SAN DIEGO (KGTV) — Every prom is memorable, but only one is truly an "Unforgettable Prom." Yet just like so many momentous occasions this year, the Unforgettable Prom had to be canceled.
But its legacy lives on, touching lives 20 years later.
"Scott was an amazing young man. Sorry. He was very charismatic," says Carmen Delgadillo.
Twenty years and Carmen Delgadillo still gets choked up talking about her son Scott. At 13, Scott Delgadillo was diagnosed with leukemia. He was determined to beat cancer because he was driven to one day attend Notre Dame, he was a fighter, and was surrounded by loyal friends who would always visit him in the hospital.
"Scott had a lot of friends that would come to visit, and some of the other kids did not. So, he would ask his friends, 'Hey, can you stop by and see my friend?' That's how Scott was; he brought people together," adds Carmen.
Those same friends planned to take Scott to the Winter Formal that year. Unfortunately, Scott's sickness got worse, and he passed away shortly after. But his legacy was just beginning.
"Shortly after his passing, a nurse at Rady Children's Hospital, a nurse that took care of him, stopped me and asked if we would be interested in putting together a prom for the teenagers at Rady's Hospital," says Carmen.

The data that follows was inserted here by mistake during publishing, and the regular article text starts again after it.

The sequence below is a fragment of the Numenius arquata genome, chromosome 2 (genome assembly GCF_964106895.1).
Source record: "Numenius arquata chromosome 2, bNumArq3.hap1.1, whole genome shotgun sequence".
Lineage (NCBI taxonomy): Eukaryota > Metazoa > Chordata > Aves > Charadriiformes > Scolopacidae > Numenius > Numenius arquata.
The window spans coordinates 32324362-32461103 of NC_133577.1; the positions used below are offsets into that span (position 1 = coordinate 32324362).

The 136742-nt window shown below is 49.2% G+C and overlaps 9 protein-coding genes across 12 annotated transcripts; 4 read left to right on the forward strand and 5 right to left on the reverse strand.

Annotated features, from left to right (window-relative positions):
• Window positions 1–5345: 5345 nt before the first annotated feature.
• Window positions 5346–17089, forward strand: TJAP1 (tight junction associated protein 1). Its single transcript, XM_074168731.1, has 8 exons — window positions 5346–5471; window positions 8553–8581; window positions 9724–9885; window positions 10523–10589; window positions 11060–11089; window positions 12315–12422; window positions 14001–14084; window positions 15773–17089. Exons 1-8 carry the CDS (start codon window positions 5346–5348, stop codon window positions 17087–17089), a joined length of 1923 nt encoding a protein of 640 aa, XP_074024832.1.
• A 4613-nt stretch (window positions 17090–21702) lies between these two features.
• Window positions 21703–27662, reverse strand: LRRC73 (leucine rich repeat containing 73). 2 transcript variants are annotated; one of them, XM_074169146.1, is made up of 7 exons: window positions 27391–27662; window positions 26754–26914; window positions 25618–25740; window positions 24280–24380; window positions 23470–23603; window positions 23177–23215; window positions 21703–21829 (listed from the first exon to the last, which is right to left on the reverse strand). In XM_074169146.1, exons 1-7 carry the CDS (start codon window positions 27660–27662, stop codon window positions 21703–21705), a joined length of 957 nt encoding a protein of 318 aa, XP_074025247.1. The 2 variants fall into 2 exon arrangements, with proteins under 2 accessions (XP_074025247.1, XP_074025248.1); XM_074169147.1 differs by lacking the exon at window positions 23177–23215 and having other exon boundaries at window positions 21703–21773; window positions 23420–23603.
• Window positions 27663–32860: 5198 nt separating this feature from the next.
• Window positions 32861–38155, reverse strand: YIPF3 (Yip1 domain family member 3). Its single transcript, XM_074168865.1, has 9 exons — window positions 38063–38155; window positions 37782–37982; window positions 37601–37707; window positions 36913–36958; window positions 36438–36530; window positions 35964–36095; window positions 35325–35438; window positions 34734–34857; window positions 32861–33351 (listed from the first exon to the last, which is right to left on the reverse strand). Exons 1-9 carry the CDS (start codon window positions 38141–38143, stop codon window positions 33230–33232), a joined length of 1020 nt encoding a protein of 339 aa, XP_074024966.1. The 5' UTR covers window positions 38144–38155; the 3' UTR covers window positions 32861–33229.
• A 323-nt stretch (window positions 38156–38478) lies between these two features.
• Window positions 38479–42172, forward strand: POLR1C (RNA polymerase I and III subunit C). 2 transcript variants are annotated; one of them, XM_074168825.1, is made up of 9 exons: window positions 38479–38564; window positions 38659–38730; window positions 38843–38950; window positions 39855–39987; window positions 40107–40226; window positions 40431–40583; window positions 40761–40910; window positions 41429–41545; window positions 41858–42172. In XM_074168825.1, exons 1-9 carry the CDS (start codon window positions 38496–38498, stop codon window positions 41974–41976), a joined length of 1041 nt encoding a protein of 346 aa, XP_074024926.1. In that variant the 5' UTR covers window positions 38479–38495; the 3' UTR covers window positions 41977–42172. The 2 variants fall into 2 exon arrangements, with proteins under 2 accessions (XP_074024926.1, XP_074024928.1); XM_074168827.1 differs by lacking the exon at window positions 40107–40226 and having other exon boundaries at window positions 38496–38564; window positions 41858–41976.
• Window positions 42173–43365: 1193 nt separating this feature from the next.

So, Carmen and Scott's friends got together and created the Friends of Scott Foundation. Teenagers with cancer and other illnesses, many too sick to attend their own proms, get the red-carpet treatment here at the Unforgettable Prom. Everything from the limos to the boys' tuxes, to the girls' gowns, and everything in between is taken care of for them.
"This is a way that they just forget about everything, and it's a free night from cancer. And we're very, very proud of this event," adds Carmen.
But like most proms this year, the Unforgettable Prom had to be canceled. Instead, Carmen and the foundation are working to gather donations to create care packages for those teenagers suffering from illnesses and their families.
"We are providing gift cards, whether it be groceries or gas to help some of these families out during the pandemic," says a smiling Carmen.
Now, 20 years later, Carmen Delgadillo and her volunteers have impacted and touched thousands of lives in the memory of her son Scott.
"I'd like to say how many lives have touched me," says Carmen. "Some of these kids are now parents. I've got to meet their children. They've gone on with their lives, some of these kids have gone on to college. So, all those lives that have been part of Scott and his legacy."